This is the earliest and longest part of the proterozoic, from about 2.5 billion to 1.6 billion years ago. This was the period when the Earth’s crust first stabilized. Volcanism in the past (Archean) had produced mainly basaltic magmas, but volcanoes in the paleoproterozoic first started producing lighter, siliceous magmas. This was much lighter rock, which tended to remain on the surface, and led to the buildup of large continental masses by accretion.

Early proto continents had started forming even in the Archean, with the first evidence of crustal rock and liquid water going back to 4.4 billion years (Cryptic Era in the Hadean), and the first continents in the middle Archean. At the beginning of the Paleoproterozoic, many small landmasses existed, some of which had aggregated into the first continent of Ur (~ 3 billion years ago, or half a billion years before the beginning of the Paleoproterozoic). Also at the beginning of the Paleoproterozoic, another continent appeared — Arctica, which contained cratons from the Canadian Shield (Kenorland), parts of Siberia, and the Wyoming craton. Another half billion years later, around 2 billion years ago, the next large continent (Atlantica) appeared in the region that is now the southern Atlantic ocean. This continent contained parts of West/Central Africa (Guyana, Congo, Kasai), and North-Eastern parts of South America (Brazil, the Sao Francisco and Rio Plato cratons). The third continent to appear was Nena (derived from North Europe – North America), around 1.8 billion years ago. This was an agglomeration of earlier cratons from the Baltic and Ukraine, Greenland, and the much older cratons of Arctica.

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Cross section of stromatolite showing the layered structure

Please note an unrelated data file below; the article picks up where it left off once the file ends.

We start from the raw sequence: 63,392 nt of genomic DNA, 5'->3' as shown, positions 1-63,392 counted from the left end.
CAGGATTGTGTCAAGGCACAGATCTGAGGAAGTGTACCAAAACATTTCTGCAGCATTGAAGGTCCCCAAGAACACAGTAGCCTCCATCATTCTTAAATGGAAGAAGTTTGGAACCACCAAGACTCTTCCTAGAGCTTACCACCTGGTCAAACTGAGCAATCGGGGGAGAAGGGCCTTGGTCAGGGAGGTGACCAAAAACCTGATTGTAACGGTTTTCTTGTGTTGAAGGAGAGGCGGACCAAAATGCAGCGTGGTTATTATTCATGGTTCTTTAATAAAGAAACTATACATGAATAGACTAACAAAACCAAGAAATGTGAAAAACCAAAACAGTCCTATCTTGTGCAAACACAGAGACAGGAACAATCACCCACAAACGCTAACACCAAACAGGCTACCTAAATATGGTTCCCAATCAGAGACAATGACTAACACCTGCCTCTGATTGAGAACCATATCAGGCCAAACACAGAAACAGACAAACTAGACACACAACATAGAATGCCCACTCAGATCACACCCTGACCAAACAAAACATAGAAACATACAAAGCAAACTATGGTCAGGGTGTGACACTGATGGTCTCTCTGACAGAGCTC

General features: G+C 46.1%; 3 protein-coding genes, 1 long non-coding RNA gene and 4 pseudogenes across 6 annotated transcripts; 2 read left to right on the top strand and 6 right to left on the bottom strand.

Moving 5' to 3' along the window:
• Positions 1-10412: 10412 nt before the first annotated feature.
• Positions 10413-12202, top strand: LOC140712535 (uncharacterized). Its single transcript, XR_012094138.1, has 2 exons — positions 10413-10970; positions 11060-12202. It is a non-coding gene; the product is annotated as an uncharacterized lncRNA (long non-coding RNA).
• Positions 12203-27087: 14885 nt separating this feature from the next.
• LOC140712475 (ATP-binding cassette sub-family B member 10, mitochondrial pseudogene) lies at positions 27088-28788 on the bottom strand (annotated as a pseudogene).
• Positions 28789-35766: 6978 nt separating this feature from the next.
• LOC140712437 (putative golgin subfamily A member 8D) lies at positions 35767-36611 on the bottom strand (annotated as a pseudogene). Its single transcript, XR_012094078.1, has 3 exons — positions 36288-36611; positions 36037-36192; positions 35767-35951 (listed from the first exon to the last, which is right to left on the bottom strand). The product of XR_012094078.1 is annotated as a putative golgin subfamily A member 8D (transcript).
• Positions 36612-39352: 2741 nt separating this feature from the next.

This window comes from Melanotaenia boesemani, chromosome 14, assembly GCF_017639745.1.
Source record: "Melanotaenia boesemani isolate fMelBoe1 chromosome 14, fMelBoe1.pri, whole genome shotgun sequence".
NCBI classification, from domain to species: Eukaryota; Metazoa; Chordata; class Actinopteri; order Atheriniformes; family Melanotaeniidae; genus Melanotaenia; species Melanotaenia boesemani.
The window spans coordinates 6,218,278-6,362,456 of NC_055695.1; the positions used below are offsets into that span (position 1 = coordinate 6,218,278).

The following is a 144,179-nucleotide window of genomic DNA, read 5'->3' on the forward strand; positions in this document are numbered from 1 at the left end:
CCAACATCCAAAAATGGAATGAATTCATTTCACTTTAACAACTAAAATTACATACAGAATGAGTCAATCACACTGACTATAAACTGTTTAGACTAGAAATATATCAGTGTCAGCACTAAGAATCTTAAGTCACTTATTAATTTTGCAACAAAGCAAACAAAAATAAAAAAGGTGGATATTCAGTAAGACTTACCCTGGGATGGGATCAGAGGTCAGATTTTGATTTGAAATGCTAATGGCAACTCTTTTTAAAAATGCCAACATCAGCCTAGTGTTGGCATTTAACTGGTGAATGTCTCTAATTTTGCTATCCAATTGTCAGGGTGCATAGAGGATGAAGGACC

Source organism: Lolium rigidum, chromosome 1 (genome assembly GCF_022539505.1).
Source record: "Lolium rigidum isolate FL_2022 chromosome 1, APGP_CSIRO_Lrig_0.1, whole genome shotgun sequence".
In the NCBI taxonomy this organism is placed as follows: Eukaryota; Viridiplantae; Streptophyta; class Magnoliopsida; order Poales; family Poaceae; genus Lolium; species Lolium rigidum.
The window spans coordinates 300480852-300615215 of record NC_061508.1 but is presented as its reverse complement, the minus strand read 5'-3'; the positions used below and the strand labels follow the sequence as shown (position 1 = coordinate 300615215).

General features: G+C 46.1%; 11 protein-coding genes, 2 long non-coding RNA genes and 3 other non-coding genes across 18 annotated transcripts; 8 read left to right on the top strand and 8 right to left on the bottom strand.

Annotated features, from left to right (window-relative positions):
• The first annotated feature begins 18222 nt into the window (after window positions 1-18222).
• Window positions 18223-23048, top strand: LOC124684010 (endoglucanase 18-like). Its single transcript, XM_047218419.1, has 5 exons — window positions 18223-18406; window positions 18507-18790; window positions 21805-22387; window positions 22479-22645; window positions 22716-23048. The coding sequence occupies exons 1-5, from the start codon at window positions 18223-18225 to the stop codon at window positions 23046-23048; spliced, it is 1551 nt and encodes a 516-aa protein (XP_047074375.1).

Cross section of stromatolite showing the layered structure. From the University of California Museum of Paleontology.

It has been speculated that the first super continent, named Columbia, started to form during the Paleoproterozoic. Around 2 billion years ago, the older continents of Atlantica and Ur started moving towards each other. Around 1.8 billion years ago, the newly formed Nena started moving towards them as well, forming a huge landmass that grew further through volcanism. Columbia lasted for a few hundred million years towards the end of the Paleoproterozoic, probably between 1.8 and 1.5 billion years ago.

Life had appeared in the early Archean, possibly even as early as the Hadean. The oldest cyanobacteria are inferred from stromatolites dating back 3.5 billion years. There is some debate whether these earliest cyanobacteria performed photosynthesis. The earliest conclusive evidence of photosynthetic cyanobacteria is from the Paleoproterozoic, roughly 2.45 – 2.32 billion years ago. This coincides with the earliest dates for the oxygenation of the surface layers of the ocean. Deeper parts of the ocean, and the atmosphere for the most part, still remained poorly oxygenated for a very long time afterwards. Note that the first appearance of photosynthesis is somewhat earlier in the record, about 2.7 billion years ago. It is unknown if these earliest photosynthetic bacteria were cyanobacteria or perhaps rhodobacteria.